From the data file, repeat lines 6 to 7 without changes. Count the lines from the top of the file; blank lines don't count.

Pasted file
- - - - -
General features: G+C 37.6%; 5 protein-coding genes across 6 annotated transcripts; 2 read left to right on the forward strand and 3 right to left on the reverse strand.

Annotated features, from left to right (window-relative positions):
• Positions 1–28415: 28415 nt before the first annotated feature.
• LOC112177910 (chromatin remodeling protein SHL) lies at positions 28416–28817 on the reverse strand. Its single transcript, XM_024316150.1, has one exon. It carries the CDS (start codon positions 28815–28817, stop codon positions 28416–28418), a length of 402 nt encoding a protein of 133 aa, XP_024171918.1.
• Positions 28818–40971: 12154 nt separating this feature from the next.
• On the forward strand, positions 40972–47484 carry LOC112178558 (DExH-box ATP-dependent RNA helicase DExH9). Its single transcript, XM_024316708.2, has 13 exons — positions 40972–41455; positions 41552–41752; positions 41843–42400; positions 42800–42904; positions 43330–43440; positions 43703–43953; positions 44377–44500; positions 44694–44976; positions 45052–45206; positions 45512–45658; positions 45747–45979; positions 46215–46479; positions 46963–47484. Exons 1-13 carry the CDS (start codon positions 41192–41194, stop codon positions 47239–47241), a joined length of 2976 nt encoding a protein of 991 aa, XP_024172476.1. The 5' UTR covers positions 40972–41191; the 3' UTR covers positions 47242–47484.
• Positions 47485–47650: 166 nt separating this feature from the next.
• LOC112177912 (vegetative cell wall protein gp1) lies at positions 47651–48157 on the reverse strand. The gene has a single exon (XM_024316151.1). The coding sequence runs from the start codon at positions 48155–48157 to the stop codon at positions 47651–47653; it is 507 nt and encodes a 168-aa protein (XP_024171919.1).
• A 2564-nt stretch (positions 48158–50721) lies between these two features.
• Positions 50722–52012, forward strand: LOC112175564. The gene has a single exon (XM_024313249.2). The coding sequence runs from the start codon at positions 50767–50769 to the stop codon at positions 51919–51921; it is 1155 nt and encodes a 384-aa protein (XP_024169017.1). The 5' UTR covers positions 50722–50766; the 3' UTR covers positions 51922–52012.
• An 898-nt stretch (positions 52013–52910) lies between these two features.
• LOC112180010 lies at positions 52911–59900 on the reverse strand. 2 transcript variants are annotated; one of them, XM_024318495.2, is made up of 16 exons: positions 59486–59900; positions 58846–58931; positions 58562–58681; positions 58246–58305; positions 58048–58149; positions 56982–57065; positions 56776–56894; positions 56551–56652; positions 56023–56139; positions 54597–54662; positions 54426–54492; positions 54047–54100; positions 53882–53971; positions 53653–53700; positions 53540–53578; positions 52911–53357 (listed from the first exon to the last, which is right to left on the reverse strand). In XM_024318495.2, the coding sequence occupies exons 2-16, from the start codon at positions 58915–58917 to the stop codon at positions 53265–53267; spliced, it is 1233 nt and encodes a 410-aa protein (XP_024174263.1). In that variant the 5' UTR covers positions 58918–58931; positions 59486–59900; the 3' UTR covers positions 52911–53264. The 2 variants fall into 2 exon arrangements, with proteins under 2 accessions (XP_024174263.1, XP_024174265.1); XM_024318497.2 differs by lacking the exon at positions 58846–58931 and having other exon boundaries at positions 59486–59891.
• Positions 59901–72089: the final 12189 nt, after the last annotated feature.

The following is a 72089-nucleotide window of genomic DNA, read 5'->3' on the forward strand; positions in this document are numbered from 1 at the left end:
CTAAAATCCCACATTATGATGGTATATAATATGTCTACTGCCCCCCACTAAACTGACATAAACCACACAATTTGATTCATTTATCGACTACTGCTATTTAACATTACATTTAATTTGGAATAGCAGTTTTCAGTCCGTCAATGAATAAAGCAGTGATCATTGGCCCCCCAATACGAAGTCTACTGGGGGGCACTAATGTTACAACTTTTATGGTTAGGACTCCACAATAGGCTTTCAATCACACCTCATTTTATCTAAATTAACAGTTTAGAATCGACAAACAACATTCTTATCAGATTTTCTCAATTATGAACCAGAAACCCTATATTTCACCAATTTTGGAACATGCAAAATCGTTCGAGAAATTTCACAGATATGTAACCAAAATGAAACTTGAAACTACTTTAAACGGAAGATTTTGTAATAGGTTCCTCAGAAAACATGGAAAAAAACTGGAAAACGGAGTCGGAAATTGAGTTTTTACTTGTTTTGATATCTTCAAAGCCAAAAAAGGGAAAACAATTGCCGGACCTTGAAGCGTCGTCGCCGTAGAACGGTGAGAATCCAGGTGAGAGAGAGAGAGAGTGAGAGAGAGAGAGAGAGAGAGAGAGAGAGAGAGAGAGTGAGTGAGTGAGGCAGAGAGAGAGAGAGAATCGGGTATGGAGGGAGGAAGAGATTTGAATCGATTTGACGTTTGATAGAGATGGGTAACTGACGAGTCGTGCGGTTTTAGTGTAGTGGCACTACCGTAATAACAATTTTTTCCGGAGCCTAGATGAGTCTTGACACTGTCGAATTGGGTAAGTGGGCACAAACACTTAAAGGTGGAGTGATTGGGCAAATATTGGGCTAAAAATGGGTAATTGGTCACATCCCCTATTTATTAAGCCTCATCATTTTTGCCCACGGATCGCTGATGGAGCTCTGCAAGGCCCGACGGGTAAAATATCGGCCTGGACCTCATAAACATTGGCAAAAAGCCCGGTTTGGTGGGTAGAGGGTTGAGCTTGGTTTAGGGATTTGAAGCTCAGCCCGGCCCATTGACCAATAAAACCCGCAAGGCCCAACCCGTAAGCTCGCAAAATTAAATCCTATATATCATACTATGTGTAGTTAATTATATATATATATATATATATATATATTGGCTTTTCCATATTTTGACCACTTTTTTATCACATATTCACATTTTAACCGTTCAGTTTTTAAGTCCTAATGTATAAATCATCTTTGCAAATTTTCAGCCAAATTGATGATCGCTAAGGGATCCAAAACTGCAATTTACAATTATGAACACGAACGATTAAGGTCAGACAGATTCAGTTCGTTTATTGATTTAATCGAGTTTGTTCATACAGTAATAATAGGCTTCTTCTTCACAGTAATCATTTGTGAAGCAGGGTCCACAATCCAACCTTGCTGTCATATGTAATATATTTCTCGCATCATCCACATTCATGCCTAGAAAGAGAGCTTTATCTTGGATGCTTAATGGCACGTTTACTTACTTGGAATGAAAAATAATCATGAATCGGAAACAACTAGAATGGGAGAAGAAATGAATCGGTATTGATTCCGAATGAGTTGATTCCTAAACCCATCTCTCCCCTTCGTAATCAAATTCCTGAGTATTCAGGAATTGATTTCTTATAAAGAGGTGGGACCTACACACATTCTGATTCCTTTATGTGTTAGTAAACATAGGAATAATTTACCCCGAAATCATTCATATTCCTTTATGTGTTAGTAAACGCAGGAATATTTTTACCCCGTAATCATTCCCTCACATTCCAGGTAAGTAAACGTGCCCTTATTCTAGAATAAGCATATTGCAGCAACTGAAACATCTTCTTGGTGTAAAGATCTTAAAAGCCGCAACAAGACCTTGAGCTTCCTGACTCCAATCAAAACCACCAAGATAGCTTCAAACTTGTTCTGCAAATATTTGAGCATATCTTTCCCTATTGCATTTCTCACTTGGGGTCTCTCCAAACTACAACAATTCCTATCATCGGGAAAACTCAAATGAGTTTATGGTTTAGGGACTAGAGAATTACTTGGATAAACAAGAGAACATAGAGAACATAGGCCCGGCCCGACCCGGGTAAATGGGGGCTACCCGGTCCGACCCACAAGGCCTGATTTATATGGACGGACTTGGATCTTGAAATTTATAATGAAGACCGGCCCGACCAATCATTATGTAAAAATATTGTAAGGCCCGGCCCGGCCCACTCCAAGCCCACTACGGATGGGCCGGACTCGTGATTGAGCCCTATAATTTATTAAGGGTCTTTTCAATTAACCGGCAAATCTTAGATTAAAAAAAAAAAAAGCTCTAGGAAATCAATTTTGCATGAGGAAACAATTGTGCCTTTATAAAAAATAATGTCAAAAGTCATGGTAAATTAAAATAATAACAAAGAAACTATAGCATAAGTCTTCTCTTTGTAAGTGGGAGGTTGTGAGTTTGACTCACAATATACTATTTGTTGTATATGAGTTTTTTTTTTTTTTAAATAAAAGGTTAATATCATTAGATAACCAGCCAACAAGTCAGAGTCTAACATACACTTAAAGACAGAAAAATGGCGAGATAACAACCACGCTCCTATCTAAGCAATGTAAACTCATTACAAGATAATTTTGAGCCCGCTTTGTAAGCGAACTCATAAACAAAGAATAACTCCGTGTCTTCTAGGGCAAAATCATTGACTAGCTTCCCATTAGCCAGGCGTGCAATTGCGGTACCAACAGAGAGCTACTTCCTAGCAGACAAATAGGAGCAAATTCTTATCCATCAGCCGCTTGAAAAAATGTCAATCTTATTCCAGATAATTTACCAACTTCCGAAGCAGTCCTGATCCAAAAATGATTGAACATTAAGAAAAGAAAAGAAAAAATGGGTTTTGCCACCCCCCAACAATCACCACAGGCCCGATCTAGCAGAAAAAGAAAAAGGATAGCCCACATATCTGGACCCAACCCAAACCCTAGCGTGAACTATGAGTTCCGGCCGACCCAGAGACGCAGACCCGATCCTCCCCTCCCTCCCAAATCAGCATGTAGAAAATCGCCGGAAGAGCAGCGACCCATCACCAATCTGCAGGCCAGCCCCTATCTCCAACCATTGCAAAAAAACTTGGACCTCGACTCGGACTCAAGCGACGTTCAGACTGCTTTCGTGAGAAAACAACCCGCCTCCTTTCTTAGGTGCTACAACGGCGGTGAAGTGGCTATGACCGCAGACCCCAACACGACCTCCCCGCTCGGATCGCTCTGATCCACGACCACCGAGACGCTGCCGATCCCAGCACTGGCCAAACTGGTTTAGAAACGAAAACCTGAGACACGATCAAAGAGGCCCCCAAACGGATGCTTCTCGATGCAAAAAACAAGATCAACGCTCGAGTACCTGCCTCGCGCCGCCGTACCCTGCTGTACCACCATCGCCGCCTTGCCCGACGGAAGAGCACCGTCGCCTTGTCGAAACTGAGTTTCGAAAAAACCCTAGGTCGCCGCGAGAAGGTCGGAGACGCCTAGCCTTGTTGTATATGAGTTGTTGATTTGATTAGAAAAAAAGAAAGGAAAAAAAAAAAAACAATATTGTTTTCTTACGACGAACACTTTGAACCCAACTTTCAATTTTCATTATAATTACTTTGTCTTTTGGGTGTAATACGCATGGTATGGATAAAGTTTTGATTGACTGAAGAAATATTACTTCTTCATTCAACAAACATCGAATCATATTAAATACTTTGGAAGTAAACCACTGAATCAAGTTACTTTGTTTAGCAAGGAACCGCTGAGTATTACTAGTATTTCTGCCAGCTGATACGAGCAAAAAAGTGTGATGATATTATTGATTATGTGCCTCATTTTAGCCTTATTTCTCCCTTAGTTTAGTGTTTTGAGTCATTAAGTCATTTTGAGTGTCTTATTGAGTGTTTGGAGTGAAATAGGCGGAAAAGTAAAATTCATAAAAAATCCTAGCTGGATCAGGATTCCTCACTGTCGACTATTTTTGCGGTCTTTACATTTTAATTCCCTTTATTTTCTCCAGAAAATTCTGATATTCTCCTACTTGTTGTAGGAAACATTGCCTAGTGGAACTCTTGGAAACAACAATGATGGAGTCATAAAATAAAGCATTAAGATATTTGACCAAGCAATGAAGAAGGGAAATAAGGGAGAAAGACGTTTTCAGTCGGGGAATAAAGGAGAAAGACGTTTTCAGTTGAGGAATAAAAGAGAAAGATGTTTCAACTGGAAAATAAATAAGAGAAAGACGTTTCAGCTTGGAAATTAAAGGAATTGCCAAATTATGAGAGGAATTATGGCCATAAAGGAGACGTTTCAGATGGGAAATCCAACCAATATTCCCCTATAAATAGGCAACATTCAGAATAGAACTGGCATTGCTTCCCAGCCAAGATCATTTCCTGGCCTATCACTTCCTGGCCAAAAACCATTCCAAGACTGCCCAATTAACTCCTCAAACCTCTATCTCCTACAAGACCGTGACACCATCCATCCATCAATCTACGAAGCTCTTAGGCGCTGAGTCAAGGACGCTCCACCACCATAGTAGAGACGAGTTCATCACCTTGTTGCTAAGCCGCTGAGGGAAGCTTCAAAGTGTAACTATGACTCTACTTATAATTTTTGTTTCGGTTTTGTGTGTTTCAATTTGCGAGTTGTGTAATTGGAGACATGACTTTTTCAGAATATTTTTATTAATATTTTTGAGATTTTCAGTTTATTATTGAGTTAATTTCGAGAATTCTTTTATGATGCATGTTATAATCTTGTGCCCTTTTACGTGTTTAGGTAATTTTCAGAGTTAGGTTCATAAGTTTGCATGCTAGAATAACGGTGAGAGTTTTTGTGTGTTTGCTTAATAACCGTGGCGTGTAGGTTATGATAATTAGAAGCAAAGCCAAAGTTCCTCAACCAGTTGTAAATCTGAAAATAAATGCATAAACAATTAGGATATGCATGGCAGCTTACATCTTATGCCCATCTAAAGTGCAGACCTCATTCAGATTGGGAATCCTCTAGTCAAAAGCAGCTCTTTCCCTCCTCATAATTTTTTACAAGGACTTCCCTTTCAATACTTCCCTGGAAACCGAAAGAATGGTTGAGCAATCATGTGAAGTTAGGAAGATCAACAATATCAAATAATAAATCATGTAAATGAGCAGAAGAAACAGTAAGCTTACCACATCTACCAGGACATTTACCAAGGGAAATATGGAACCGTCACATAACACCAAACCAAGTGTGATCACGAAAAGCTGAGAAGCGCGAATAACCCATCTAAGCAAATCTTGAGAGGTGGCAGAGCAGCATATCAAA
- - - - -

• On the forward strand, positions 40972–47484 carry LOC112178558 (DExH-box ATP-dependent RNA helicase DExH9). Its single transcript, XM_024316708.2, has 13 exons — positions 40972–41455; positions 41552–41752; positions 41843–42400; positions 42800–42904; positions 43330–43440; positions 43703–43953; positions 44377–44500; positions 44694–44976; positions 45052–45206; positions 45512–45658; positions 45747–45979; positions 46215–46479; positions 46963–47484. Exons 1-13 carry the CDS (start codon positions 41192–41194, stop codon positions 47239–47241), a joined length of 2976 nt encoding a protein of 991 aa, XP_024172476.1. The 5' UTR covers positions 40972–41191; the 3' UTR covers positions 47242–47484.
• Positions 47485–47650: 166 nt separating this feature from the next.